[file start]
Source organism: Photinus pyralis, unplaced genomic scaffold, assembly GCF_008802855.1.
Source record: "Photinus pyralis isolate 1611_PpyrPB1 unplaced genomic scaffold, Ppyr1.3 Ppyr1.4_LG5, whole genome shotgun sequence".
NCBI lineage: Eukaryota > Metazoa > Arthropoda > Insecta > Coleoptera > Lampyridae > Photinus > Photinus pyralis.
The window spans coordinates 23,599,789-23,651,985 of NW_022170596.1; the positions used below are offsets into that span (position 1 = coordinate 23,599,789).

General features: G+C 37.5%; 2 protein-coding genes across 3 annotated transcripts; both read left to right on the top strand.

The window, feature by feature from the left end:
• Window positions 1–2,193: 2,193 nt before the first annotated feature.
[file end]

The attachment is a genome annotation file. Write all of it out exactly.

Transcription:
Source organism: Photinus pyralis, unplaced genomic scaffold, assembly GCF_008802855.1.
Source record: "Photinus pyralis isolate 1611_PpyrPB1 unplaced genomic scaffold, Ppyr1.3 Ppyr1.4_LG5, whole genome shotgun sequence".
NCBI lineage: Eukaryota > Metazoa > Arthropoda > Insecta > Coleoptera > Lampyridae > Photinus > Photinus pyralis.
The window spans coordinates 23,599,789-23,651,985 of NW_022170596.1; the positions used below are offsets into that span (position 1 = coordinate 23,599,789).

General features: G+C 37.5%; 2 protein-coding genes across 3 annotated transcripts; both read left to right on the top strand.

The window, feature by feature from the left end:
• Window positions 1–2,193: 2,193 nt before the first annotated feature.